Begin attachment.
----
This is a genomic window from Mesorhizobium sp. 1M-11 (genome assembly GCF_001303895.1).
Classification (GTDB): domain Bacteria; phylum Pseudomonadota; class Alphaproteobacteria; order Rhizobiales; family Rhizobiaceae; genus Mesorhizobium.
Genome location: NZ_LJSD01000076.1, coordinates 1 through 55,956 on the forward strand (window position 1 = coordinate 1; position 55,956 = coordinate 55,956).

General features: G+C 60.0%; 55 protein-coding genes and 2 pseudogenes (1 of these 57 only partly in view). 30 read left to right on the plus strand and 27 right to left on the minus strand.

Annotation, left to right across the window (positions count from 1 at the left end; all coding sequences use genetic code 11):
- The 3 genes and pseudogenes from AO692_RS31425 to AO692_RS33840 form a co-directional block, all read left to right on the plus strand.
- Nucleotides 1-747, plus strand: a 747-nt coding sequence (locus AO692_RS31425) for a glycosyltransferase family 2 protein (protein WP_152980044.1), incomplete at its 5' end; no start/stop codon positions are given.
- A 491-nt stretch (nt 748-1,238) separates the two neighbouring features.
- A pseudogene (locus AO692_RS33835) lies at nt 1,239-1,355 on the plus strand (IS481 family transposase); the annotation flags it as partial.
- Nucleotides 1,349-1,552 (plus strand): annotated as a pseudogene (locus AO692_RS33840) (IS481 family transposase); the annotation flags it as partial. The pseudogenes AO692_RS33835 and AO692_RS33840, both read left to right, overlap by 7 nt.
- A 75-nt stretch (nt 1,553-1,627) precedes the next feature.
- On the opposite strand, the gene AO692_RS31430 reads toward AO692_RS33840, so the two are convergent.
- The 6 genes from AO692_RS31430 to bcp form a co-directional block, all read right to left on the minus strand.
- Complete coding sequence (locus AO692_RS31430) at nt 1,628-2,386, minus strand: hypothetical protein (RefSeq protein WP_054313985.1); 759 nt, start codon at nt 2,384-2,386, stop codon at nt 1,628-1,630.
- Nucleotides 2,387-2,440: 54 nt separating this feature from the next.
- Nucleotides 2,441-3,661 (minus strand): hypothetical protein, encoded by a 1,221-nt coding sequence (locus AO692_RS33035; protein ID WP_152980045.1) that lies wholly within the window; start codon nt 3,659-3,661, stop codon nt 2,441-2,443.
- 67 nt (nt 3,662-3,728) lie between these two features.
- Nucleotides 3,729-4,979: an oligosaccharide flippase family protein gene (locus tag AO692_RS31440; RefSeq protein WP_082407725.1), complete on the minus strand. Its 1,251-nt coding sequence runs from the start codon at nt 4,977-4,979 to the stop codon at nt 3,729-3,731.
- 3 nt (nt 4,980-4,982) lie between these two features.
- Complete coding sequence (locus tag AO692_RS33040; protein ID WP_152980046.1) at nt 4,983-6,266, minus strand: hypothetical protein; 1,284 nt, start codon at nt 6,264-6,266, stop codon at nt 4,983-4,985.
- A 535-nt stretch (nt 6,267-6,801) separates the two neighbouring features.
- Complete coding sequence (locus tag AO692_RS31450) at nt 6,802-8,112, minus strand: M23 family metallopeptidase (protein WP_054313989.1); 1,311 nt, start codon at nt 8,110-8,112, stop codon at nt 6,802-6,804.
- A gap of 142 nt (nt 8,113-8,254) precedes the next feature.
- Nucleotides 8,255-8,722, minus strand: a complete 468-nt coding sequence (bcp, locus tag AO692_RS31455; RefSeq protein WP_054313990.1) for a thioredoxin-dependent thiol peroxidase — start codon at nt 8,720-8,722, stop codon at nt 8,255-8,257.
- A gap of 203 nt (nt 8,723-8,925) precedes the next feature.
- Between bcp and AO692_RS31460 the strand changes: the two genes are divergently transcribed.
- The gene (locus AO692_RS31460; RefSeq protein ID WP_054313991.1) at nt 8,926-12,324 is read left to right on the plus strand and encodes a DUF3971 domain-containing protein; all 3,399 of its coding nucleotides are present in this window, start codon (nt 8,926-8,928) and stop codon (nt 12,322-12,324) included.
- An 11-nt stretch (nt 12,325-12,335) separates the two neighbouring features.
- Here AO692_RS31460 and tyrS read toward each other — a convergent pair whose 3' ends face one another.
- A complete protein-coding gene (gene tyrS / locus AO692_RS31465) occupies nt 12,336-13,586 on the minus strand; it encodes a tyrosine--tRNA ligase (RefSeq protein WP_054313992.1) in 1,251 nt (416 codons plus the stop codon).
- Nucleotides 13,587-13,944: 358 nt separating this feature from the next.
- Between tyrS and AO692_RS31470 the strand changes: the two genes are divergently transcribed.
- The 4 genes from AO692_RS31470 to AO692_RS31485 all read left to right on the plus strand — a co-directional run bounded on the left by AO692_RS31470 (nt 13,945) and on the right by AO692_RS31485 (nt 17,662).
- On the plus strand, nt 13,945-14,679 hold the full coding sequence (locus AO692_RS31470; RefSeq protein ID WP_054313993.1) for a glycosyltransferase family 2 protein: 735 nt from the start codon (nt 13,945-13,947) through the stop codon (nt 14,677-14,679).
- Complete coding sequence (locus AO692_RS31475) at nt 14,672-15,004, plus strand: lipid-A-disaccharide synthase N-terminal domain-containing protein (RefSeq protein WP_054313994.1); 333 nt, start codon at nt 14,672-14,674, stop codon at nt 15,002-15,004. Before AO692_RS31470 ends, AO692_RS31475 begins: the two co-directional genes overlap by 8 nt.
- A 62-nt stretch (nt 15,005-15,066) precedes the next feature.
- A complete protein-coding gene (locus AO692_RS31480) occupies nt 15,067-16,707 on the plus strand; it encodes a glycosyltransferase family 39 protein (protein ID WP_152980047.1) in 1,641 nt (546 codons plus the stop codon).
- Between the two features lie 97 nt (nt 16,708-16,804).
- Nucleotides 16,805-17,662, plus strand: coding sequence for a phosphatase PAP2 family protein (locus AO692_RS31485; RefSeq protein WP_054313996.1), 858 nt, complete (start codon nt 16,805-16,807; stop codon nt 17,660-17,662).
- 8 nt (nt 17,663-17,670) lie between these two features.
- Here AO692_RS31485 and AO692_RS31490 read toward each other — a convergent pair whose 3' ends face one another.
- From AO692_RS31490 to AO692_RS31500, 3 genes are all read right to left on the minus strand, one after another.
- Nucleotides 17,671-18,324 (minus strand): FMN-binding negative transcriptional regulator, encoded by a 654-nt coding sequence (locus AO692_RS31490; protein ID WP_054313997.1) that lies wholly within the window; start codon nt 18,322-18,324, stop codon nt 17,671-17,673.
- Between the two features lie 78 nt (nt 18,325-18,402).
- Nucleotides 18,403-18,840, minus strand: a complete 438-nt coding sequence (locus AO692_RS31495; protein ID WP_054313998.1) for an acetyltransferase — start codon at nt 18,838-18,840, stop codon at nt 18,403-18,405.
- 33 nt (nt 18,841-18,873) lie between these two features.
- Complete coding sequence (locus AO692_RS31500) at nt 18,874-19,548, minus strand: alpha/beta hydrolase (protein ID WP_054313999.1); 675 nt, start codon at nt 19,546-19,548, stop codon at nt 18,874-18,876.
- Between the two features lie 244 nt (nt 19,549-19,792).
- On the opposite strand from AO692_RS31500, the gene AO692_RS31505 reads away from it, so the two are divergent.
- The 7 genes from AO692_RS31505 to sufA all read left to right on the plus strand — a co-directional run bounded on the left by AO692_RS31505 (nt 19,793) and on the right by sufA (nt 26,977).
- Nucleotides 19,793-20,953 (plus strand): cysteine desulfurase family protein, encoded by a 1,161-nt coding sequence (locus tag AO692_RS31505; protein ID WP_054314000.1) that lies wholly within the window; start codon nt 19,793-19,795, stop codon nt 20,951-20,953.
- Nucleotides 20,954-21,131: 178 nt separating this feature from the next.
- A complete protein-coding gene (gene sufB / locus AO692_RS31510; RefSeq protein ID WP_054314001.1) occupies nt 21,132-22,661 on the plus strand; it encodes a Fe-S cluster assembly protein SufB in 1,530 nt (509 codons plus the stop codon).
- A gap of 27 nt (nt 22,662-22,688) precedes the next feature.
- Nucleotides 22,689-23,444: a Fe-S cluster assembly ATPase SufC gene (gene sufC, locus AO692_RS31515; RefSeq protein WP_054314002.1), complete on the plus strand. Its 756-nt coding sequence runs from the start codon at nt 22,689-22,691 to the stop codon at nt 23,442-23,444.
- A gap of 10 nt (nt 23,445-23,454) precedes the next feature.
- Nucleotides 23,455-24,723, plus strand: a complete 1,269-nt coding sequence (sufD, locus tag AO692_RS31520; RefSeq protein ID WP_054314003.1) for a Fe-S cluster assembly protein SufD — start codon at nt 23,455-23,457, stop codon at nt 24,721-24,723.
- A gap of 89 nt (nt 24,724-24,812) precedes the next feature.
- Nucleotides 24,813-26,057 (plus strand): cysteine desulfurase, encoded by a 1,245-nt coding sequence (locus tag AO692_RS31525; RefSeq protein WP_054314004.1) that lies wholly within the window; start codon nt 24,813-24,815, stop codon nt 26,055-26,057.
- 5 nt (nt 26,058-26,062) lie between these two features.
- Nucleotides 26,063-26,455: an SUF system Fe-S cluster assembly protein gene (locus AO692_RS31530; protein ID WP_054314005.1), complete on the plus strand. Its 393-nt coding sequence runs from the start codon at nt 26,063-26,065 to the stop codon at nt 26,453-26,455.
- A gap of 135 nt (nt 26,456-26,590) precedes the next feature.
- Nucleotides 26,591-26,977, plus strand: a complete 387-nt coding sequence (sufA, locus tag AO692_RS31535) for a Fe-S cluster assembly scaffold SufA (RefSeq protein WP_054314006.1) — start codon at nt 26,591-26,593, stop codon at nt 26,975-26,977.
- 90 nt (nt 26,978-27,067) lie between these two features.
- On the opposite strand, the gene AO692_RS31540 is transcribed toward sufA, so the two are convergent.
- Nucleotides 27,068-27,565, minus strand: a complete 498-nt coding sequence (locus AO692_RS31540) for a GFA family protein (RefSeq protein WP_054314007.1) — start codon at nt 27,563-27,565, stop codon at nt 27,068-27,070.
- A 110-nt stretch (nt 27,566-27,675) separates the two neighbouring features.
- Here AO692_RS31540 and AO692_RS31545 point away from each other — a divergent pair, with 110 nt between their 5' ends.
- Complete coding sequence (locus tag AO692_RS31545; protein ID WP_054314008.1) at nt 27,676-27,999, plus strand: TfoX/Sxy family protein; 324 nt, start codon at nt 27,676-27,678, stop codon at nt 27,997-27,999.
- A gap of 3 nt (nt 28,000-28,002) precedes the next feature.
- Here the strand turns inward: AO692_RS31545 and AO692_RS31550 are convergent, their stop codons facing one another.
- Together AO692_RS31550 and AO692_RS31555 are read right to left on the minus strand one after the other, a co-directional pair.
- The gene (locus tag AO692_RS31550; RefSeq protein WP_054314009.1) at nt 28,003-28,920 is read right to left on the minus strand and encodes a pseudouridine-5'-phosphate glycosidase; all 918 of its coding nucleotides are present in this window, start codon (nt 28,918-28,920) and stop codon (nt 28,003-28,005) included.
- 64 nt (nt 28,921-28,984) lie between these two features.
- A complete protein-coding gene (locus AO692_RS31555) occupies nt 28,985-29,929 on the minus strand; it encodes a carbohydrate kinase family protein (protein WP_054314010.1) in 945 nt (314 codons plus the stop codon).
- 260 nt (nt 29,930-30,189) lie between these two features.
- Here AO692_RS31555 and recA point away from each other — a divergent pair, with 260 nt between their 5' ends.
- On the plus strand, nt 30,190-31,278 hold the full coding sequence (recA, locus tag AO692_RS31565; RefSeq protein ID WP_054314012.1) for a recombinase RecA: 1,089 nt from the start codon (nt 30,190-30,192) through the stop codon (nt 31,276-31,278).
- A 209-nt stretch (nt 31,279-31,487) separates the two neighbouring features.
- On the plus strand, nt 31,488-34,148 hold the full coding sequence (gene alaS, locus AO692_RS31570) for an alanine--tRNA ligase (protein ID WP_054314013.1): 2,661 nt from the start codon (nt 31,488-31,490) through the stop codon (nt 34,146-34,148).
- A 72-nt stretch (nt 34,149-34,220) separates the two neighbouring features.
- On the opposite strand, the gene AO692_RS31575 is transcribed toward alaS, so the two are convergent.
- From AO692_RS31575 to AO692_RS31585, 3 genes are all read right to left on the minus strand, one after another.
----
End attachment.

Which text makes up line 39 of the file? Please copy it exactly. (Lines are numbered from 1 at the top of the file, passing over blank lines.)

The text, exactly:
- Nucleotides 16,805-17,662, plus strand: coding sequence for a phosphatase PAP2 family protein (locus AO692_RS31485; RefSeq protein WP_054313996.1), 858 nt, complete (start codon nt 16,805-16,807; stop codon nt 17,660-17,662).